The Tertiary Education Union (TEU) has asked the Vice-Chancellor of the Victoria University of Wellington, Grant Guilford, to be clear about his plans for the future of the university, after all staff were sent an email on Tuesday inviting them to apply for voluntary redundancy.
The email from Professor Guilford (pictured above) advised staff members with 15 years or more continuous service with the university as at 29 March 2019 that they can apply for a voluntary enhanced leaving package.
No consultation with staff or the TEU has taken place to determine what levels of staffing are needed in order to meet students’ learning and research needs.
The email indicates the prospect of a restructure, but without the prospect of due process or an obvious plan.
Nanette Cormack, deputy secretary of the TEU, said: “It beggars belief that the employer would make this offer without first discussing with students, staff, or the local community what it means for teaching and research at the university. Staff are understandably concerned about having to make a decision about their job with no information about the future structure of their workplace, and no chance to have a say on what would work best for the university and its students.
“Based on how the university intends to manage this surprise offer, it is simply not possible for staff to make an informed decision about what is right for them and their families, but also what is right for the students they have dedicated fifteen years or more to teaching and supporting.
“The VC needs to withdraw the email immediately and commit to a proper review of university structures, involving full consultation. The current way of proceeding, if not checked, will have a profound negative effect on the university and chilling effect on morale throughout the remainder of the university,” said Cormack.
Speaking to BusinessDesk, Guilford said the university’s 2019/20 budget was completed and showed the three percent surplus required by the Government of all universities. But falling numbers of New Zealand school leavers and competition for international students meant the university felt it should take the “prudent step” of seeking a buffer against unexpected events.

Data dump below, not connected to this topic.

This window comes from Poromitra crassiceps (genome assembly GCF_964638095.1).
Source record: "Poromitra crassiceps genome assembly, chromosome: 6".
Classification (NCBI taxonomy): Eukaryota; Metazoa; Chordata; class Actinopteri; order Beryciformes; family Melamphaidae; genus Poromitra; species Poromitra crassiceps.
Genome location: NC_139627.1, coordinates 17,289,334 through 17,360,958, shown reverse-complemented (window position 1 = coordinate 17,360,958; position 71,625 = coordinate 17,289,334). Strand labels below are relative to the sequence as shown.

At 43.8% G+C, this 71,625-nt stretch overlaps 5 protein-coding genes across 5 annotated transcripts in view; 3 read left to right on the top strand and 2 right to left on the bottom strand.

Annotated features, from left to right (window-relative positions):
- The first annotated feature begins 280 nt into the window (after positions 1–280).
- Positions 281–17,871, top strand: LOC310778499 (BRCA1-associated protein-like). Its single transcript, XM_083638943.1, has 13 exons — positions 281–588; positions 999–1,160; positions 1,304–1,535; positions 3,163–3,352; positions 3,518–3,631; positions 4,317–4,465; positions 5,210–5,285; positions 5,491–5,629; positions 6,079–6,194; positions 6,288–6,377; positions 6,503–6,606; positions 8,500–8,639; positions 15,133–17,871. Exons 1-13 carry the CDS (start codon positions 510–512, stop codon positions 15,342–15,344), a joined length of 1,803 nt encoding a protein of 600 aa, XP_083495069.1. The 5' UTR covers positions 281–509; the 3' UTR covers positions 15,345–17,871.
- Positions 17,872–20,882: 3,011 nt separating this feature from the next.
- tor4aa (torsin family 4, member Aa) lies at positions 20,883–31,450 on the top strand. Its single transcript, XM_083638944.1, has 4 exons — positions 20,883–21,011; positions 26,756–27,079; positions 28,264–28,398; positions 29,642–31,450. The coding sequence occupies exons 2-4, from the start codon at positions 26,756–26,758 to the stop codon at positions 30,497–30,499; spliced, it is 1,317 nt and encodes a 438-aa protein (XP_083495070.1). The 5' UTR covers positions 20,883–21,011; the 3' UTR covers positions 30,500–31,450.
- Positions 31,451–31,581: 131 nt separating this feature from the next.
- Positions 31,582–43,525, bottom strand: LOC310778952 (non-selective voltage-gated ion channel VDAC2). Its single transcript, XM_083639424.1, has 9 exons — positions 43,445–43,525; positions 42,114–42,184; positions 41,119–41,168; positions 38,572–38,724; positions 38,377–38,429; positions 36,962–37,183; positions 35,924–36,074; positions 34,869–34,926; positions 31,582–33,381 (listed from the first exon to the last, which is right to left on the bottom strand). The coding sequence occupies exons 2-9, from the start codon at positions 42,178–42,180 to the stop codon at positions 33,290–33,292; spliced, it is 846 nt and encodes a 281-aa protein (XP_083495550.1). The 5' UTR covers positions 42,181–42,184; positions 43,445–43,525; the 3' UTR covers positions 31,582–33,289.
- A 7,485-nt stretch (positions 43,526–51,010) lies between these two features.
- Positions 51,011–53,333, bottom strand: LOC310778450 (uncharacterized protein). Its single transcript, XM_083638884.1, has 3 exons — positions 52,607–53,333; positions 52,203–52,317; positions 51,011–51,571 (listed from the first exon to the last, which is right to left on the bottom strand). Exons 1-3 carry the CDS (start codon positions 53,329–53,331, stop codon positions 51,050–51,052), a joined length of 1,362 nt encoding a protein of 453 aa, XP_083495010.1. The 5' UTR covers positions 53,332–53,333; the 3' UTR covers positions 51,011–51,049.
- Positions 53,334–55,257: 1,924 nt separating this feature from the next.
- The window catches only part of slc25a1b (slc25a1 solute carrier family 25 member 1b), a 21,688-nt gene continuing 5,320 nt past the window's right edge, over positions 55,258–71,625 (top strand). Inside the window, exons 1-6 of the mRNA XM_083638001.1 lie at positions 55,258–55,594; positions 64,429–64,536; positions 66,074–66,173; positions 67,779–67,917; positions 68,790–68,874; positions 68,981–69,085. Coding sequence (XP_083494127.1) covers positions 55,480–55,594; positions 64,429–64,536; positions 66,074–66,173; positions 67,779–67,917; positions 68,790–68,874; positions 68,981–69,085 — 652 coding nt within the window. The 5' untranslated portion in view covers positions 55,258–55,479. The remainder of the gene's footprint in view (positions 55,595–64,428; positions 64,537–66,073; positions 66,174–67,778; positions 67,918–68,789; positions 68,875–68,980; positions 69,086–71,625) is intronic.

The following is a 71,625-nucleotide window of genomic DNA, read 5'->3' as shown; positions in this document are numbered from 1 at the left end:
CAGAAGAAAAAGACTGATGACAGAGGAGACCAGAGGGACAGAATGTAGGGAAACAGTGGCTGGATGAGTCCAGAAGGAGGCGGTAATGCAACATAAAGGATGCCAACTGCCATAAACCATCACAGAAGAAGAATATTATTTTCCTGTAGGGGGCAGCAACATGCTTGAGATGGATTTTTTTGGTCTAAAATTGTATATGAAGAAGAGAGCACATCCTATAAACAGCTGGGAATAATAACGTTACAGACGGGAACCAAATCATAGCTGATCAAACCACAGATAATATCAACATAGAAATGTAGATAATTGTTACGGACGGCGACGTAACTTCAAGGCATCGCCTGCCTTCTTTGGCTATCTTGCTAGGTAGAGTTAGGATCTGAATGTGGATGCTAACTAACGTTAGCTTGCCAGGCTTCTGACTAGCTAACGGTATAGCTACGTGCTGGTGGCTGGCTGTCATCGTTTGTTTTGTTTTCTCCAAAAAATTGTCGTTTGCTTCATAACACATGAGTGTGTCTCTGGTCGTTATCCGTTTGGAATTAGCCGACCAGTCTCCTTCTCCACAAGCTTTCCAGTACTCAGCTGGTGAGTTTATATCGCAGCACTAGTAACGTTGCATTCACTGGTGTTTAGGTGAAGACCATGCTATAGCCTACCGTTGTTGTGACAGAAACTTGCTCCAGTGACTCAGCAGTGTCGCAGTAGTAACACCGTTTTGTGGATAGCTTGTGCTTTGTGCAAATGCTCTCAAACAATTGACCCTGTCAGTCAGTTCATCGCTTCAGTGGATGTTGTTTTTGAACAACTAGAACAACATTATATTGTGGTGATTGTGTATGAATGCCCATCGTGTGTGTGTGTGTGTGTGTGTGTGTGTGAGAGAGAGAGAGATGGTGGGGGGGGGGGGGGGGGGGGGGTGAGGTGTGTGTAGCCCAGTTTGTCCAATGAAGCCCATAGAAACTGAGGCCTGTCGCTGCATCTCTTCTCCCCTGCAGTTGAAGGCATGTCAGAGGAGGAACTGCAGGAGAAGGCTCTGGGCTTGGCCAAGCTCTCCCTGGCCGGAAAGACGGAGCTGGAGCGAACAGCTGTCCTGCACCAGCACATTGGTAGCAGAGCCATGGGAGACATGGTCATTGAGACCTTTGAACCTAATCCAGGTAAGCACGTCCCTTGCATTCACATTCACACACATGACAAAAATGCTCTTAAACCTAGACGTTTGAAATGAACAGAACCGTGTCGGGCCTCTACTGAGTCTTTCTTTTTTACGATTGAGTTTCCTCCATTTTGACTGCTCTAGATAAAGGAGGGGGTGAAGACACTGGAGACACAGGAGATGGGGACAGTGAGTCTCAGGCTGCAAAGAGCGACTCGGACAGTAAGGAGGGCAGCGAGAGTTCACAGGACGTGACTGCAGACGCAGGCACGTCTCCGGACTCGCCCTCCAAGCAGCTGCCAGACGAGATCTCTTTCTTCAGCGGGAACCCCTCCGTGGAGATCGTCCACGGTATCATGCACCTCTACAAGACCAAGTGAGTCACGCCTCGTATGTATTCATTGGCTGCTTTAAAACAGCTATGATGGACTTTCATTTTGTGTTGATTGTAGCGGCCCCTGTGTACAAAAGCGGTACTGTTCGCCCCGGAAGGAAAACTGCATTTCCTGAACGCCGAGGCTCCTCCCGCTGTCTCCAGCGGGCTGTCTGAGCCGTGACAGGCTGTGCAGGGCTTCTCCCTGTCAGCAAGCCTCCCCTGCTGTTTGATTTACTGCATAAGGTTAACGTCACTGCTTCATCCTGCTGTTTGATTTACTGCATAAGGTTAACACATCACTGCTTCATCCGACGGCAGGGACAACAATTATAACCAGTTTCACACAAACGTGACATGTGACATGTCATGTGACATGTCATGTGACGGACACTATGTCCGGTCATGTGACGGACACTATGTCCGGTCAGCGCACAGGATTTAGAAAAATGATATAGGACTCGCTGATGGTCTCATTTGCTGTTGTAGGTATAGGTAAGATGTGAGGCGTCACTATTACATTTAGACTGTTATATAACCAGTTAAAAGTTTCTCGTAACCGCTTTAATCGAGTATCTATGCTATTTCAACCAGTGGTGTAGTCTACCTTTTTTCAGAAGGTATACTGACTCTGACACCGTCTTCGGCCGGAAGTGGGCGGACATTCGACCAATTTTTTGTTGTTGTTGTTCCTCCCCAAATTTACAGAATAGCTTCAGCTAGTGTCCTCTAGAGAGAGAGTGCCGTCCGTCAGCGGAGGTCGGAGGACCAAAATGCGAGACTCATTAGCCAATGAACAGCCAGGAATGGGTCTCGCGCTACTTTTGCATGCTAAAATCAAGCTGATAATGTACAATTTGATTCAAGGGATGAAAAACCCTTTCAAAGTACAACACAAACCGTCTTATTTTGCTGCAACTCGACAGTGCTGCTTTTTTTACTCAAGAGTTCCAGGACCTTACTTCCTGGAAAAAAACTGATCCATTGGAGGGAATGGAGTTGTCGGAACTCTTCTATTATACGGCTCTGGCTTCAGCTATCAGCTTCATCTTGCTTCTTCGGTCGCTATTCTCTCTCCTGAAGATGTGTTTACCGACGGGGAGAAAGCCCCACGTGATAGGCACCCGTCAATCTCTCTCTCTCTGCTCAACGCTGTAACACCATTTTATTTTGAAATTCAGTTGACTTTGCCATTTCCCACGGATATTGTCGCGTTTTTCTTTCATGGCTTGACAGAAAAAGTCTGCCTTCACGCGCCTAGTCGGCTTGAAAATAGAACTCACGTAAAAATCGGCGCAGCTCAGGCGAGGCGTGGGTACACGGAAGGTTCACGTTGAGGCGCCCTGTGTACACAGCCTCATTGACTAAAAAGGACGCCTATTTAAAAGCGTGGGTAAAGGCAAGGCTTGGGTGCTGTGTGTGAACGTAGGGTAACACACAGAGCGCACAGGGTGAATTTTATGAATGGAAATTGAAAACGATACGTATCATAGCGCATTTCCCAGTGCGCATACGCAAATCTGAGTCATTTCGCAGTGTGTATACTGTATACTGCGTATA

“This is about giving us some freeboard in case there are shocks,” he said.
In some areas, including science, healthcare and engineering and “some parts of the humanities”, enrolment growth was strong, but staff-student ratios were getting out of kilter in some parts of the humanities, which he declined to name.
There were no targets for voluntary redundancies and the university reserved the right not to accept applications from academics in areas where there was strong enrolment demand.
Eligible staff have until March 29 2019 to express interest in an offer.
Under Grant Guilford’s vice-chancellorship, the Karori campus of Victoria University of Wellington, formerly Wellington Teachers’s Training College, was acquired for $10.00 from the Ministry of Education. The beautiful, bespoke and architecturally significant complex was sold to retirement village developers Ryman for millions of dollars, and is about to be largely demolished.
Guilford is also behind the hotly contested proposal to change the name of Victoria University of Wellington to “University of Wellington”.
Born in Christchurch, and with a primary residence in Auckland, Professor Guilford completed a Bachelor of Veterinary Science and Bachelor of Philosophy at Massey University before travelling to the United States for a PhD in nutrition from the University of California, Davis.
His 1993 thesis was titled Experimental Studies of Gastrointestinal Ischemia-Reperfusion Injury and Food Sensitivity in Dogs.